Basic Machines

We are now ready to investigate the configuration space of a special kind of machines. The machines we will investigate in this lesson are built in the following way: We take N copies of 2-leg machines, all legs with equal length. Next we create a new central joint by combining all tips of the machines. Finally we limit the movement of the machine by taking the anchors apart, so no leg could rotate in a full circle. We will call the distinguished member with N arms: N-arms machine.

We will find out the configuration spaces by investigating machines, starting with simple ones and continuing to more complicated machines. Before examining machines from our family, let's examine a somewhat simpler machine shown in the applet below:

By adding one more bar to the above machine we meet the first member of our family consisting of just two anchors. As in the previous case the left joint can move in an arc. If we fix the left joint in place and let the other two joints move freely, the resulting motion is the movement of the previous machine, which is therefore represented by a circle. Thus to each fixed position of the left joint the restricted movement corresponds to a circle, with two exceptions: if the left joint is placed at the one of the endpoints of its arc of movement, the other two joints can not move and the corresponding configuration space is a point. Similar to the former machine the corresponding circles get smaller as the left joint approaches the end of the arc. Finally we can describe the configuration space of the 2-arms Machine by a sphere as shown in the applet below: For every fixed position of the left joint the possible motion is represented by the red circle on the configuration space. |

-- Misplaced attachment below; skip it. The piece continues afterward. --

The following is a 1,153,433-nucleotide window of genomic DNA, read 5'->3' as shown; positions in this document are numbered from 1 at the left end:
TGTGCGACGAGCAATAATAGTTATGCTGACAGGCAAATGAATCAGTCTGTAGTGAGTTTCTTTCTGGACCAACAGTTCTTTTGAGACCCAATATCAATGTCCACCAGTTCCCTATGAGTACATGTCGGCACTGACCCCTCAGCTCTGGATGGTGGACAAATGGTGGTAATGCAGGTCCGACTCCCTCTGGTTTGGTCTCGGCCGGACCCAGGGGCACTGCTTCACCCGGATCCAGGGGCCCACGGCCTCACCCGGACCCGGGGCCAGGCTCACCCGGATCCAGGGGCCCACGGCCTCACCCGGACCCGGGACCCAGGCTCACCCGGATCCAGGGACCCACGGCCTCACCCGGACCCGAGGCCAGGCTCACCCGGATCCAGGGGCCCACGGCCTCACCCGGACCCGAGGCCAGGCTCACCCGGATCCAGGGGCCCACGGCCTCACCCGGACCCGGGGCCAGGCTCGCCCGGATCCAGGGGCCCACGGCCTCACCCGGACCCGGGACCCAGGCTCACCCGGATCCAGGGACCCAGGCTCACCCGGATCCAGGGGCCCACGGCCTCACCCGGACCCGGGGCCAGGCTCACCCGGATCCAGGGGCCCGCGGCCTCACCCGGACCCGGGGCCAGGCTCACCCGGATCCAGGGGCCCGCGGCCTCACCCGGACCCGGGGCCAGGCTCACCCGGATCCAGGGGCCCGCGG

In the next pages we will examine more complicated members of our family, but for now let us try to analyze some properties which are common to all members. In the previous lesson we have introduced the local property of geometrical objects and defined surfaces as objects that locally behave like the 2-dimensional plane. Since we saw that the configuration space of the 2-arms machine is a sphere its local property is 2-dimensional, what can we say about the local properties of other members? All our machines have a distinguished joint: the central joint, which is connected to each arm. Let’s ask two questions regarding this joint:

If this joint is in a position where no arm is stretched, in which directions can it move? |

Since the whole machine is placed in a two dimensional plane, the central joint is free to move in all directions of this plane. None the less, it can not move endlessly in one direction since eventually one of the arms will stretch, but we can draw a small enough disk containing the joint's original position. The central joint's motion is bounded by this disk. The points on the border of this disk represent states in which there is at least one arm stretched.

If we fix the central joint in what positions can the other joints be in? |

Because the other joints are locked between the anchors and the central joint, if we fix the central joint, the other joints can not move without breaking the bars, which is also a breaking of the rules of movement. Also if the arm is not stretched then it can take two positions:

What can we make out of these two observations? If the central joint
position is not on the border of its movement disk (no arm is stretched) this point
corresponds to 2 |